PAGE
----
Erie County will soon start translating vital documents into its top six languages spoken, in addition to having interpreters available in county offices. It’s all part of the new Language Access Act, passed yesterday by the legislature on a 7-4 vote. The move will ensure essential information is readily available to thousands of local folks who previously didn’t have access. The top six languages spoken in Erie County, including American Sign Language, will now be determined by the language access advisory board. The committee will also identify which county documents are considered important enough to require translation.
“We made sure that all residents in Erie County have access to county services and understand in their native languages that they are most comfortable speaking,” said April Baskin (D) Chairwoman, Erie County Legislator.
“No one should be prevented from accessing emergency services or critical public safety information simply because of the language they speak, “said Executive Director Jennifer Rizzo-Choi. “Since people whose first language is not English are a significant and growing part of our country’s population, it makes sense to require this language access to facilitate providing services to all of our residents, not only those who are native English speakers.”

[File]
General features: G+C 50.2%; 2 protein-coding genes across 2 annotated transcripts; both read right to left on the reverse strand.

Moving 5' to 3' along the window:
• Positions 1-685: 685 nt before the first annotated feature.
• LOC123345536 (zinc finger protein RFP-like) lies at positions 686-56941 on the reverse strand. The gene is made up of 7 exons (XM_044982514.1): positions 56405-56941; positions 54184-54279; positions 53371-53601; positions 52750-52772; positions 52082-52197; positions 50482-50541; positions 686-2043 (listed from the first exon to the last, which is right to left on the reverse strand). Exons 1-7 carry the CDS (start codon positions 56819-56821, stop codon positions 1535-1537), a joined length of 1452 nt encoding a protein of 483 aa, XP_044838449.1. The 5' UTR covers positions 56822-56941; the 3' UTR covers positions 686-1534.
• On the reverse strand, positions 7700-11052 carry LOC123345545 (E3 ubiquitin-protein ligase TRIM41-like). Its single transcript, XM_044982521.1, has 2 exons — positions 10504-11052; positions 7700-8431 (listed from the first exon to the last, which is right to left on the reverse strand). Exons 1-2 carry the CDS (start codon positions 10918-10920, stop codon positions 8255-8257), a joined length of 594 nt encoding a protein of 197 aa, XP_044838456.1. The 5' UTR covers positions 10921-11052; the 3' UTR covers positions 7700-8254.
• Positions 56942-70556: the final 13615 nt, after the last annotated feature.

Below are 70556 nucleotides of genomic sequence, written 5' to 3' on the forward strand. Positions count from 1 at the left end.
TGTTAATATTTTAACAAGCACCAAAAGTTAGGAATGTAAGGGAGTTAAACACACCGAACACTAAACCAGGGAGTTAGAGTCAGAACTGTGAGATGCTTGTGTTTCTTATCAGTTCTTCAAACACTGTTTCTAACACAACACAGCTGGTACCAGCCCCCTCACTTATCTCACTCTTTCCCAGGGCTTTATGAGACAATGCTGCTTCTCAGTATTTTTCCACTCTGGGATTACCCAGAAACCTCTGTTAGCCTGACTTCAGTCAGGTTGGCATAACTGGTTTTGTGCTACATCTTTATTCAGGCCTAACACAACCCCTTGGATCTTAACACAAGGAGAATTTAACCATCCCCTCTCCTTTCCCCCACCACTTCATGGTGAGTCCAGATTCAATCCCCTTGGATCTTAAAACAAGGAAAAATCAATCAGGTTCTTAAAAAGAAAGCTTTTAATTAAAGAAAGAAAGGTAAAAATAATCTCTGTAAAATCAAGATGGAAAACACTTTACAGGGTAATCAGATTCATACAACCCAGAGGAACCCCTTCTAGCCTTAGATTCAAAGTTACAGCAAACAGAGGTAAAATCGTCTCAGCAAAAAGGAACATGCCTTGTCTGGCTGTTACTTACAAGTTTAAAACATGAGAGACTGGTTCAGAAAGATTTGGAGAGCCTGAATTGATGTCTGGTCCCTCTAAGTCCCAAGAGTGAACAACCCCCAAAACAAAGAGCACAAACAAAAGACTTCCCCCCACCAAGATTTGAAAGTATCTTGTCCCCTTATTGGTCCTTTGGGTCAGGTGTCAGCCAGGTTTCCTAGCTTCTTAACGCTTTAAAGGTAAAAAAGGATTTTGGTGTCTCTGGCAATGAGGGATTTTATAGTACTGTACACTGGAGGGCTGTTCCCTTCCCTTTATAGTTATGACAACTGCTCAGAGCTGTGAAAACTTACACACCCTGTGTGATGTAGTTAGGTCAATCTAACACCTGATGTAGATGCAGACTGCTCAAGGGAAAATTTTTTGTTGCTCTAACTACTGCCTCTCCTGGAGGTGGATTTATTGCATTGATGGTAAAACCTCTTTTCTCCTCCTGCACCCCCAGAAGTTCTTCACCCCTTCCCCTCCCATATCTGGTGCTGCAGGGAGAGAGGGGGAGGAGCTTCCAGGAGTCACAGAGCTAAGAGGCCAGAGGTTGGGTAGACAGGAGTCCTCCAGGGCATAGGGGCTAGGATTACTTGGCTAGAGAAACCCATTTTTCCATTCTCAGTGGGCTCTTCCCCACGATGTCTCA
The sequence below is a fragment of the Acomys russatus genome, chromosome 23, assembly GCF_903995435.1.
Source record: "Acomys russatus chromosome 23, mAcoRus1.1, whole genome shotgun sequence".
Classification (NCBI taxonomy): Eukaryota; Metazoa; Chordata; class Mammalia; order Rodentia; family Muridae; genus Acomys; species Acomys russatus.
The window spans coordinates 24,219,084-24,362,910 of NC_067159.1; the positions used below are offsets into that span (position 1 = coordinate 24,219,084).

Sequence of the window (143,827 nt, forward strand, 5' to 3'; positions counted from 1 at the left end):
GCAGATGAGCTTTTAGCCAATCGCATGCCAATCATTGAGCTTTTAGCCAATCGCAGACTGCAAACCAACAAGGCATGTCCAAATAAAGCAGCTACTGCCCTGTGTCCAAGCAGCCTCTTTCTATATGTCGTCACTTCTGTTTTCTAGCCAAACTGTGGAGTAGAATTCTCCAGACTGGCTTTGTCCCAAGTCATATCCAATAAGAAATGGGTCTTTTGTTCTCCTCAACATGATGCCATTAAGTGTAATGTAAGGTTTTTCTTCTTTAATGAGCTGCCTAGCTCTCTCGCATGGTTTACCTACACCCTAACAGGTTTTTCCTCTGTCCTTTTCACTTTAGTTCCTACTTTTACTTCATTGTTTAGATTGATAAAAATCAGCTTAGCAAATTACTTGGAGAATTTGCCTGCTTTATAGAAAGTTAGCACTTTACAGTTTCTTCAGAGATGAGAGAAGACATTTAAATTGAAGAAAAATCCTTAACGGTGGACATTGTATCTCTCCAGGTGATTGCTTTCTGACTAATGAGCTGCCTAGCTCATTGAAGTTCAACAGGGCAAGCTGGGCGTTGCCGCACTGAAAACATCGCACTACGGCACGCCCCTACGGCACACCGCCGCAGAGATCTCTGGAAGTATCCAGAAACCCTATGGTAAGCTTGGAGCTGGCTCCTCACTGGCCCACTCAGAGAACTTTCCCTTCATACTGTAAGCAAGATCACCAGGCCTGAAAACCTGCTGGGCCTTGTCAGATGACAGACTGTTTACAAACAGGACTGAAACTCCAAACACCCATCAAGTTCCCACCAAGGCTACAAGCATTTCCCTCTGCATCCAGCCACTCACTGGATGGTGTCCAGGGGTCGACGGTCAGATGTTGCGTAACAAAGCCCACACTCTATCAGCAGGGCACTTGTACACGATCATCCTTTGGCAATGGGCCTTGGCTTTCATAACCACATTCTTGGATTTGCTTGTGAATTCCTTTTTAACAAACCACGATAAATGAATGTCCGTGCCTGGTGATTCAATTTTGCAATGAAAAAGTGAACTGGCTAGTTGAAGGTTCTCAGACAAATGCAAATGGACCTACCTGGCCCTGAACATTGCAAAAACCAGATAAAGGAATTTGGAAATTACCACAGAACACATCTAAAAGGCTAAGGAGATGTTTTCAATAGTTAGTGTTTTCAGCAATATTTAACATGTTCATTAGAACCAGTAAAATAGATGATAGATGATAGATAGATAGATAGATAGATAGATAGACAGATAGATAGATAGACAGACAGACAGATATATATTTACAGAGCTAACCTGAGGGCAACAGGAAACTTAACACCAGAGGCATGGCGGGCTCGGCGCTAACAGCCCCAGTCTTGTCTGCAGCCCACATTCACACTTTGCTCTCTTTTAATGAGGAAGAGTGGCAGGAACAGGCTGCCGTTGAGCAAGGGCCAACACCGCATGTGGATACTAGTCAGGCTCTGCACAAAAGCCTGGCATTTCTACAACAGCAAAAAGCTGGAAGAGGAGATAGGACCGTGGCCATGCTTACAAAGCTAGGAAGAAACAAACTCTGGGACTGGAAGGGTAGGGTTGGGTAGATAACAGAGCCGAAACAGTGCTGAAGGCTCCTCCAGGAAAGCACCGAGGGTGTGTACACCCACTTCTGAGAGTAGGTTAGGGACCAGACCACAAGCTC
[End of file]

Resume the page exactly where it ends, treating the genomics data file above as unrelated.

Outside of New York City, Erie County is the first in the state to adopt such a law. 2020 Census Bureau data showed around 11% of residents in Erie County speak a language other than English at home, while 20% of people in Buffalo speak a language other than English. Now, this new law will provide non-English speakers with competent, and timely interpretation services to translate critical information including emergency alerts, important or required government documents, and public service announcements.
Last year’s deadly blizzard that paralyzed the region for weeks took the lives of two immigrants, including a 26-year-old Congolese refugee experiencing his first winter. The tragedies underscored the increased need for crucial information in public services, disability services, and emergency support, as well as access to day-to-day services such as trips to the DMV or a hospital.
The Bill now heads to Erie County Executive Marc Poloncarz’s desk to sign, after which the advisory board will have 180 days to determine the county’s top six languages and how to best provide services.
Just last month, IIB supported expanded language access in New York during the Partnership for the Public Good’s meeting to select its 2024 community agenda proposal. Read more about that vote here.